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The Creative License: Giving Yourself Permission to Be the Artist You Truly Are Paperback – December 21, 2005

128 customer reviews

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The Creative License: Giving Yourself Permission to Be the Artist You Truly Are + Art Before Breakfast: A Zillion Ways to be More Creative No Matter How Busy You Are + Everyday Matters
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Editorial Reviews

About the Author

Danny Gregory is the author of Everyday Matters: A New York Diary, Hello World: A Life in Ham Radio and Change Your Underwear Twice a Week: Lessons From the Golden Age of Classroom Filmstrips, which was named one of Amazon's top 10 humor books of 2004. His weblog, Everyday Matters, is visited regularly by tens of thousands of creative aspirants form around the world. He is an award-winning copywriter and creative director who has created global advertising campaigns for clients like American Express, IBM, Ford Motor Company, Burger King, Chase, and AT&T. He was born in London, grew up in Pakistan, Australia and Israel, is a graduate of Princeton University and lives in Greenwich Village with his wife and son.

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Product Details

  • Paperback: 208 pages
  • Publisher: Hachette Books; 12.2.2005 edition (December 21, 2005)
  • Language: English
  • ISBN-10: 1401307922
  • ISBN-13: 978-1401307929
  • Product Dimensions: 7.5 x 9 inches
  • Shipping Weight: 1 pounds (View shipping rates and policies)
  • Average Customer Review: 4.5 out of 5 stars  See all reviews (128 customer reviews)
  • Amazon Best Sellers Rank: #45,476 in Books (See Top 100 in Books)

More About the Author

I spent most of my life not believing I had the right to consider myself an artist in any way. But then I started drawing in my mid-thirties and it changed my life. It led me to travel, to meet people, to get books published, but most of all it transformed the way I see the world around me and how I experience every day.

I believe that everyone has the same opportunity. Not to become a Professional Artist but to make art into a regular part of your everyday life. It doesn't matter what your elementary school art teacher said, or your parents, or your boss. You have it in you to draw, to play an instrument, to write poetry, whatever you choose. You can and should express your self. Regardless of what you fear anyone else may thinks of the results, you can become a creative person and achieve a new view of the life you lead.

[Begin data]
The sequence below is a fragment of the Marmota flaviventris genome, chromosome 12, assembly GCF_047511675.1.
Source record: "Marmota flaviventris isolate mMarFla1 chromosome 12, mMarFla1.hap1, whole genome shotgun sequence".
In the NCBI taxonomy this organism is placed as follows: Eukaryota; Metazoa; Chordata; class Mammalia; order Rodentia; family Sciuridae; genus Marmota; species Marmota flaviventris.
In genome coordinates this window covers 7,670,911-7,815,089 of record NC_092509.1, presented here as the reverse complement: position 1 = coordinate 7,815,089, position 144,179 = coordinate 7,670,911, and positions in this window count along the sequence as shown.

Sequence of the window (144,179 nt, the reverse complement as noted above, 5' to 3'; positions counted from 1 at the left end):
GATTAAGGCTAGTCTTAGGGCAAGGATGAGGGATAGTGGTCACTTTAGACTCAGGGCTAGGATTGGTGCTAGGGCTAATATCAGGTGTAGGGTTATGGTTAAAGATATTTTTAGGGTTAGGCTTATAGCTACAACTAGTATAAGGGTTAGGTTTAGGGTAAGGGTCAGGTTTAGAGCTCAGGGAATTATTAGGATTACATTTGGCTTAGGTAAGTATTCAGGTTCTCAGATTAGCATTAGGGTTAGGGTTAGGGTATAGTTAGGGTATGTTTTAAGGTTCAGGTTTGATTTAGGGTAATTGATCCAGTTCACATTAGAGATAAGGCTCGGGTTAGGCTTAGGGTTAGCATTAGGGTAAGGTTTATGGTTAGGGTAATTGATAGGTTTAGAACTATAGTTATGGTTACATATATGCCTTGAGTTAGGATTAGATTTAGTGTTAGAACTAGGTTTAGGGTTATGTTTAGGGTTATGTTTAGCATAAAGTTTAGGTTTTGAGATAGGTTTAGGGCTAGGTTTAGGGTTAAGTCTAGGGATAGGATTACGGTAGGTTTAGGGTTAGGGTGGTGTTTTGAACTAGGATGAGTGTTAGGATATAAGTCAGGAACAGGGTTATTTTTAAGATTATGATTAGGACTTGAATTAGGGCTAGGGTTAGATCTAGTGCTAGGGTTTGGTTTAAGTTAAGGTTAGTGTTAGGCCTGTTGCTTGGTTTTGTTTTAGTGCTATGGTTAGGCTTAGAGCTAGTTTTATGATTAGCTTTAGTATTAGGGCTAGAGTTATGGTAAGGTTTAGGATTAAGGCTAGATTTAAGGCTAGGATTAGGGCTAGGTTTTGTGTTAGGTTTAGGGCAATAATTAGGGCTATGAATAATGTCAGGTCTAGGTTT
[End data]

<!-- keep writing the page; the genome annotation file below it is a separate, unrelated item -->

I often wonder what the world would be like if every adult was as creative and free as we all were as kids. I think it would be calmer, lovelier, more peaceful place. And I'd like to do something about it.

Several years ago, I started writing about my experience of creativity and sharing it on my website, dannygregory.com. Within a few months, the Everyday Matters group was formed and now thousands of people get together regularly to encourage each other in drawing and painting and making beautiful things. They chat on the Internet and they get together in cities and towns around the world to collaborate and share.

Many of my books -- The Creative License, Everyday Matters, An Illustrated Life, An Illustrated Journey, and Art Before Breakfast --were written to help and celebrate the sorts of people I met in our group. Some are students, some were artists and designers. But most were just people like me who had suddenly decided, when they were well into adulthood, that they wanted to return to making creativity a regular part of their lives. Most of them don't want to make a living painting or have their drawings hung in galleries and museums. They just want to have the pleasure and satisfaction of creating things.

If you would like to incorporate more creativity into your life, check out my new book, visit my site and drop me a line. I'd love to be inspired by you.

Meanwhile, here's some more of my story:

I was born in London, which we left when I was three or four. We moved briefly to Pittsburgh, Pa. then to Canberra, Australia. When I was nine, I went to live with my grandparents in Lahore, Pakistan. Next we went to a kibbutz in Israel then moved to a small town called Kfar Saba. As the Yom Kippur War broke out, we relocated to Brooklyn where I went to a Quaker high school. I was editor of the school paper and organized a Marxist study circle. I graduated from Princeton University, summa cum laude, with a degree in Politics. It was my 21st school.

When I was eleven, I began my first job - assisting the vet at the local slaughterhouse. I've worked in a record store, in one of New York's finest restaurants, and my congressman's office. I was a White House intern (Jimmy Carter lusted for me only in his heart) and a McDonalds' fry cook. I have also worked in a half dozen advertising agencies, and illustrated books, newspapers, and magazines. I now am co-founder of sketchbook Skool an online art and creativity school with dozens of teachers and thousands of students worldwide..

I live in Greenwich Village in New York City. If you are in the area, come draw with me and my group.

Customer Reviews

Most Helpful Customer Reviews

244 of 251 people found the following review helpful By Roslyn M. Stendahl on December 28, 2005
Format: Paperback
I was fortunate to be able to read the proofs of Danny's new book, "Creative License: Giving Yourself Permission to Be the Artist You Truly Are."

First a disclaimer: Danny is a pal. We've corresponded, chatted on the phone, he's visited, we have drawn together. You could stop reading this right now because of that, expecting a bias.

But I also am a life long journaler and I teach visual journaling at the Minnesota Center for Book Arts and in a variety of workshops in the schools, so I read almost all the books that come out in this field. I like to provide up to date recommendations for my students.